Superate Program

The Supérate Program was founded by the Sagrera Palomo Foundation in El Salvador in 2004.  With private sector funding, Supérate serves students from at-risk public schools, ages 13 through 18, who have demonstrated high academic performance and a high desire and potential for self-improvement.  The program helps reduce illegal immigration by giving youth the opportunity to realize their full potential in El Salvador.

Through an alliance with the Sagrera Palomo Foundation and Microsoft, USAID supports Supérate, a program that complements the public school curriculum with English, computer and values courses.  Students attend classes for a period of two hours a day, five days a week, either before or after the regular school day.  Through the English and computer curriculum, Supérate provides students with the critical skill-sets needed to help them make a successful transition to higher education or a promising job after high school.  The course on values addresses the growing concern for youth-at-risk in the country, given that students come from areas affected by crime and violence.  Students learn leadership skills, problem solving techniques and conflict resolution alternatives.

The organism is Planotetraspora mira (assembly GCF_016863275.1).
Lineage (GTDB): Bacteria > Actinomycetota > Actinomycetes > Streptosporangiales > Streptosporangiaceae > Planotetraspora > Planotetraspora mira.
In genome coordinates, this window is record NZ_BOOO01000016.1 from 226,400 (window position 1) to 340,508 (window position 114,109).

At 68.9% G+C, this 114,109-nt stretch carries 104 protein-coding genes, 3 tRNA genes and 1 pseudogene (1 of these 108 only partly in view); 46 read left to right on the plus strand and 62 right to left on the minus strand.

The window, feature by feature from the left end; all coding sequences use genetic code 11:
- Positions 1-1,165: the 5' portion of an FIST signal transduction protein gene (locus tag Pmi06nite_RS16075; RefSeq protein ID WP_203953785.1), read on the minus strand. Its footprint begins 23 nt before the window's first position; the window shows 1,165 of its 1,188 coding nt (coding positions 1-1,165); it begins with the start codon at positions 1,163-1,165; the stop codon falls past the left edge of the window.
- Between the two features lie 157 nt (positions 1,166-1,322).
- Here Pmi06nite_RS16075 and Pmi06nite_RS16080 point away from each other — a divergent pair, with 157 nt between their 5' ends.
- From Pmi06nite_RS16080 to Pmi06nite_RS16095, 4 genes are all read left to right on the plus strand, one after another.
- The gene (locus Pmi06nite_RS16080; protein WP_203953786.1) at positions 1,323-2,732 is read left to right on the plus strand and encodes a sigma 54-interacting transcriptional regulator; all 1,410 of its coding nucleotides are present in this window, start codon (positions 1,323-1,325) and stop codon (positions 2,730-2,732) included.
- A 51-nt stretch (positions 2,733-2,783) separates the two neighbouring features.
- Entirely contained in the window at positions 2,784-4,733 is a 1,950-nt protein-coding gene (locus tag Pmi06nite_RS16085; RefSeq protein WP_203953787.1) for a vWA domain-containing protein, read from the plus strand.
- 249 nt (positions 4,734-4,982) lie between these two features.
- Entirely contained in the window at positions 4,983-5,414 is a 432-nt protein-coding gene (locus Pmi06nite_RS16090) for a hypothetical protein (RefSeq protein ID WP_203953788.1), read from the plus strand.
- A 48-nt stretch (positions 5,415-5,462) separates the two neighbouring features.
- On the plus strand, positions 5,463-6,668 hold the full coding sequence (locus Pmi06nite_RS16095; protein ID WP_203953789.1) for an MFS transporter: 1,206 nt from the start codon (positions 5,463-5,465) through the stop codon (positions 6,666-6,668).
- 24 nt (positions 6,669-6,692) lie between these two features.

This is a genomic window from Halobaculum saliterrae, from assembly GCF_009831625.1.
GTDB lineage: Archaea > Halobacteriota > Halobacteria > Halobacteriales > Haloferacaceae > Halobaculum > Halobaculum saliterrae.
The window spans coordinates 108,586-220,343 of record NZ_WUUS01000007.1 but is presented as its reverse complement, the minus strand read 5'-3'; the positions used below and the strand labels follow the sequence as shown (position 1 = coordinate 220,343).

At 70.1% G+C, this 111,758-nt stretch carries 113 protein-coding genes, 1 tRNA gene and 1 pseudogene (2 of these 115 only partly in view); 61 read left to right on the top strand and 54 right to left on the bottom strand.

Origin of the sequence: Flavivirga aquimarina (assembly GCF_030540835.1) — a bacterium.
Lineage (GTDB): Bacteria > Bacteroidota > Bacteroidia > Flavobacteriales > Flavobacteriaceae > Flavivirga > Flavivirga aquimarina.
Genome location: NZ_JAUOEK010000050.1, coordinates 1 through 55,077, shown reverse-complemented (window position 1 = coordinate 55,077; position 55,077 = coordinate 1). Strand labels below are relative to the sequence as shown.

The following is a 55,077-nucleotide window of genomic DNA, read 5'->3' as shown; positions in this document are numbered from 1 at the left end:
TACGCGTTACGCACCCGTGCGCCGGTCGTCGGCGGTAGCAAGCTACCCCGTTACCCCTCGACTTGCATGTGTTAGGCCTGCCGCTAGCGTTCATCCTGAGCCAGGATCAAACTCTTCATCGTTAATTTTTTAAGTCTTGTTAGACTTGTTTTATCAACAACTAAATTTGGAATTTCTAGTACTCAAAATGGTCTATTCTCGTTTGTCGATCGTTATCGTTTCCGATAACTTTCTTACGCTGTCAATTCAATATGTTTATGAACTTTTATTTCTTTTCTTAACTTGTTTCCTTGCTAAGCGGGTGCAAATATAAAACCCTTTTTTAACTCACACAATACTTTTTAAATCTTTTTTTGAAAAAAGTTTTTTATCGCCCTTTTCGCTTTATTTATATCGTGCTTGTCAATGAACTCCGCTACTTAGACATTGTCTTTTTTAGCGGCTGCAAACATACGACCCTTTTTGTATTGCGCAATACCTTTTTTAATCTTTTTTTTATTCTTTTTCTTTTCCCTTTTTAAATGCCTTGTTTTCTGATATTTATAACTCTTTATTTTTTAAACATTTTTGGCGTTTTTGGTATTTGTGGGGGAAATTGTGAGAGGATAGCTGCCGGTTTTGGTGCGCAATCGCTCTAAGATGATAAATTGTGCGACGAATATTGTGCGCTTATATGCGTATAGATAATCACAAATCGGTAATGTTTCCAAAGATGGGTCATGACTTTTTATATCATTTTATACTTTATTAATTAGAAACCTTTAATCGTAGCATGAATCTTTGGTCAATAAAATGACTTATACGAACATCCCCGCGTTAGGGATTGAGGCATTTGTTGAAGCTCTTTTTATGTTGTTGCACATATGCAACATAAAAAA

The Supérate program works in coordination with the Ministry of Education, recruiting students from public schools in high crime communities, where people are more likely to attempt to illegally immigrate to the United States.

The majority of Supérate graduates have successfully obtained university scholarships and/or employment, earning at least double the minimum wage.

Given its success, other private companies in El Salvador established centers and the model has been replicated in Panama and Nicaragua.  As of this year the program has 10 centers (seven in El Salvador, with support from USAID; two in Panama; and one in Nicaragua). 

Issuing Country 
Date 
Wednesday, July 10, 2019 - 6:00pm

Last updated: July 10, 2019